But if you'd like, I'll bring some of these folks over here to tell you.

Not Terry or Art or Don, alas.

Also, you may not have noticed, but the title of a book is what we put on the cover. If we published them all with brown wrappers, no names, and just said "good book," then, yes, you'd probably be buying simply on the content, which, of course, you'd only be able to do by having first read the book.

I spent a lot of years writing cover copy, and oh, hell, I'm not going to list my credits for you. As I said, no one admits to buying a book based on the cover, and anyone in the business will laugh heartily at that.

Because there's no other way to judge a book that isn't otherwise second-hand, and don't get me started on the logrolling with the Nebulas, the predictability of who is popular with the core Worldcon membership that votes for the Hugos, and so on, or we'll be here for a couple of decades.

I'll helpfully point out that I've not done more than glance at Jonathan Strahan's.

Also, there's no apostrophe in "Hugos" and "Nebulas." :-)

But you might want to take a look at my Facebook Friends List sometime, and then look at which old friends I tend to chat with. As in, say, Gardner a few hours ago, ast Kathryn or David about me, Chip Delany, blahblah, etc.

I shouldn't write comments when I'm this tired; I get a little too honest and a little too easily buttons-pushable. Your methodology is very reasonable, and I'm just rather too close to the subject.

But one of my strengths and occasional weaknesses as a blogger is what I regard as one of the Great Little-Known Sekrits of Life: try to stick to only talking abut subjects where one really knows what one's talking about.

The topics I'm not competent to discuss are infinite.

But, then, you won't find me discussing them.

So if I'm discussing something, I tend to come off as if I'm playing Mr. Know It All, when all it is is that I only address a fairly specific range of topics.

Don't ask me to blog about plumbing, gardening, math, well, as I said, an infinite list.

SF, history, politics, subtopics thereof, on the other hand....

Really, I think this will be my last comment of the evening. Unless I stick to something very simple. G'night!

Except. Nell:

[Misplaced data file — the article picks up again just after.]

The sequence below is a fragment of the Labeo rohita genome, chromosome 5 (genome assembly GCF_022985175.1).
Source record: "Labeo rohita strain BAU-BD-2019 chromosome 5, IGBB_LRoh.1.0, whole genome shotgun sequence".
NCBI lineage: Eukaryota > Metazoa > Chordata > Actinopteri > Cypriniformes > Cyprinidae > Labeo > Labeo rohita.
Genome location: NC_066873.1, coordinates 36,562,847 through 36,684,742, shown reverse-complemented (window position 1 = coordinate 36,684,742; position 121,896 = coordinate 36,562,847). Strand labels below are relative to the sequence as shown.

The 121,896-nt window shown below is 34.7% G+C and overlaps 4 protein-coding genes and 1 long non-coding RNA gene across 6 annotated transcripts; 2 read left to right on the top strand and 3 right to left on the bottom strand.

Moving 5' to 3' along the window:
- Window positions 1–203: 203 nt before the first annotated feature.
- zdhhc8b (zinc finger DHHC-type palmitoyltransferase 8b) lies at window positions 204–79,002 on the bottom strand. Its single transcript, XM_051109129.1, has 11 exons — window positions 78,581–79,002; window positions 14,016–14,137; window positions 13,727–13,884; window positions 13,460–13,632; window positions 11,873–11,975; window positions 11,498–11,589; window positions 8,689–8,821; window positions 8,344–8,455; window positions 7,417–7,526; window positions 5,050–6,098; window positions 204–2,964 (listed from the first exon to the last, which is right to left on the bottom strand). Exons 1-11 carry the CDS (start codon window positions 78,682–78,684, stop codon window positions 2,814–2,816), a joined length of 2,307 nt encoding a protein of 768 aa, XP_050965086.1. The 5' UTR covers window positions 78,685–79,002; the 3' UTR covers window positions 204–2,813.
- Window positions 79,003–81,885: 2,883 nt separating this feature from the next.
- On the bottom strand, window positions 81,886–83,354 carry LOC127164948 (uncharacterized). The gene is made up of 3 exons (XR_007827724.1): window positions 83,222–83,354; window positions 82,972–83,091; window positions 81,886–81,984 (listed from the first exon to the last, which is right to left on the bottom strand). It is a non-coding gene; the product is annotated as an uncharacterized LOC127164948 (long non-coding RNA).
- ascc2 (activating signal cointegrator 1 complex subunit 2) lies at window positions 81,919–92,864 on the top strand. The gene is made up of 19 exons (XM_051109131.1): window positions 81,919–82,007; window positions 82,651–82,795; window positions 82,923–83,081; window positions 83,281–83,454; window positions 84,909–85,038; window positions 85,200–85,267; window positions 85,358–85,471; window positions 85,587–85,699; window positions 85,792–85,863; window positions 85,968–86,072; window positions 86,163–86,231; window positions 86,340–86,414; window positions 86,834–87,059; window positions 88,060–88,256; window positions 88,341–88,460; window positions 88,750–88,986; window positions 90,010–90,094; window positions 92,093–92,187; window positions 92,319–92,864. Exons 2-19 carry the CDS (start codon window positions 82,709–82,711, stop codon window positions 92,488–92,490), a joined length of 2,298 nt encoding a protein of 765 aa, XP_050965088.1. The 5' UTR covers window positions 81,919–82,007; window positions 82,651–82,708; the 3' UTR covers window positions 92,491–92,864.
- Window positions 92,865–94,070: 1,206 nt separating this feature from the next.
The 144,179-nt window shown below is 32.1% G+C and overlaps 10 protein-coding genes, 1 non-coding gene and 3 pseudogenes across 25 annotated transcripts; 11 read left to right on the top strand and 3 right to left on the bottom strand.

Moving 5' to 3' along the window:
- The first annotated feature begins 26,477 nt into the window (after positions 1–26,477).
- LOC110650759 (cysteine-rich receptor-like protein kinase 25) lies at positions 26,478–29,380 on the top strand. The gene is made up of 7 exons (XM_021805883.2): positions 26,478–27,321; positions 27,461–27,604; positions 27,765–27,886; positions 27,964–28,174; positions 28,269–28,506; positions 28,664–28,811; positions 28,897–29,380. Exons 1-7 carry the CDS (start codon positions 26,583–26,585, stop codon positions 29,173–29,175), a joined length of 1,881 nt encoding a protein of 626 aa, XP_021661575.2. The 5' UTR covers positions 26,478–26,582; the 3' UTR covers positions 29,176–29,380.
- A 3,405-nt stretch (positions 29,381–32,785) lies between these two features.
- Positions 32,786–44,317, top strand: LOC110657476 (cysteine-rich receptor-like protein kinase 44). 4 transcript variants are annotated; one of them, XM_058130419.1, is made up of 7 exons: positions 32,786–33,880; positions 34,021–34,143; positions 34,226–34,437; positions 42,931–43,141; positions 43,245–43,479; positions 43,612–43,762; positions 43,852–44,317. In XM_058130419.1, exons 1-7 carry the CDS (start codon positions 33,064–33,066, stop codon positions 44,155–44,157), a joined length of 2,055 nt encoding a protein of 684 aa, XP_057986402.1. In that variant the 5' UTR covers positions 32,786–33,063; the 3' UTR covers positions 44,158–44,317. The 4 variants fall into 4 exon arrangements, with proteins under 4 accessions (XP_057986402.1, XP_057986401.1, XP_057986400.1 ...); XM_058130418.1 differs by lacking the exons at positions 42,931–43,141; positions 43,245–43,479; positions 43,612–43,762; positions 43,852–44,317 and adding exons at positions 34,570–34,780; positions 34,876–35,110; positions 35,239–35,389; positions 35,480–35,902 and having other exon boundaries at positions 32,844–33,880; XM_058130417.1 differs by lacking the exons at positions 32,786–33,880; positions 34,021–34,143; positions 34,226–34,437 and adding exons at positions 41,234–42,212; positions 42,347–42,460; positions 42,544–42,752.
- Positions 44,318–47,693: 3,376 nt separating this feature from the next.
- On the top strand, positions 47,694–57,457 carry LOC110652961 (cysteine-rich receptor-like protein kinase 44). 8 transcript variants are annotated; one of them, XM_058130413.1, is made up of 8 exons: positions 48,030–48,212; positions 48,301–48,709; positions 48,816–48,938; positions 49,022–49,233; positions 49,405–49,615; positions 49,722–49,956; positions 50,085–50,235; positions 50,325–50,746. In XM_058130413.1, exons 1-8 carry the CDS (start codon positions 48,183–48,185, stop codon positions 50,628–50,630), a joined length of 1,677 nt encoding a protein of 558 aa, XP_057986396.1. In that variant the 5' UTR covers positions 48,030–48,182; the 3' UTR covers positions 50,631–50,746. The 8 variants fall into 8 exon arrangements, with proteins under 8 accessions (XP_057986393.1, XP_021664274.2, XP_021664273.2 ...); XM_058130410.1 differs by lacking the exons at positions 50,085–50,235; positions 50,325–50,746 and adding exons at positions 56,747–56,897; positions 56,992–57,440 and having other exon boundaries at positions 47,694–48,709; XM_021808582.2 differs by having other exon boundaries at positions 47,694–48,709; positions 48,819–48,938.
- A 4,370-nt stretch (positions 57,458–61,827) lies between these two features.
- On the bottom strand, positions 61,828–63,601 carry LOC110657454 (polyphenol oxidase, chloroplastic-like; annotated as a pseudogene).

Laughable and disgusting.
Yes, that's the world we live in, all right.

And people do both good and evil.

I'm also deeply unclear where you're deriving your "countervailing" from: could you quote which words of mine you believe suggested any such thing, please?

I don't see that word in what I wrote: "Things, and people, are always complicated." Did I forget to write it, or what?

Also, I wrote: "Notice I'm not disagreeing with you, Nell. I'm merely making an additional small point."

Which part of this, specifically, are you disagreeing with?

Given that these are, in fact, the words I did write, and you're responding to the, I'd like to know which words you're actually responding to, because I'm having trouble finding them in what I did write. Help me out here, please?

I'm happy to endorse and agree with Turb's 11:39 AM.

It seems a bit more on-target to me, but if you'd help me out with which words of mine you didn't quote, Nell, that you're responding to, I might agree that you're on-target.

Or were you responding to something someone else wrote somewhere else?

this might be helpful?

Also, Nell, I should acknowledge that your link to Katherine's links are very useful to people who aren't already knowledgeable about the field, and most of the point of blogging is educational, as well as stimulating discussion, so please let me apologize for sounding as if I was implying that Only Experts should comment, which is not at all remotely what I believe.

I simply should have stuck to what I wrote here, and not written any comments until I'm feeling better.

I think it would be tacky of me to delete my previous comments, so let me please instead immediately apologize for some of them, much though my simply being less compulsive about responding to writing in front of me is always a better idea.

If we want quick and dirty summaries of Omar Suleiman, you could do worse than Jane Mayer.

There's also a certain name in that article that I should discreetly not say anything more about other than noting that there's a certain name.

Otherwise, if we're sticking to quick and dirty contemporary news stories, rather than the many indepth books, history as it happened, etc, Suleiman, Suleiman two years ago, more background, and on we can go.

Yes, things and people are complicated, and no, such a statement doesn't imply any "countervailing" unless a statement uses such a word.

There aren't many governments run by the equivalent of Mahatma Gandhi, and he never ran a government, either. Instead we got Jawaharlal Nehru, and Muhammad Ali Jinnah. Are these men black and white, evil or good?

How many governents are, there, exactly, today or ever, run by purely good people who have done no wrong?

I'd really like to move to a place with one of those.

Which is not to say that Suleiman should have any role in the next Egyptian government. If I wanted to write that, I'd write it, and I'm not.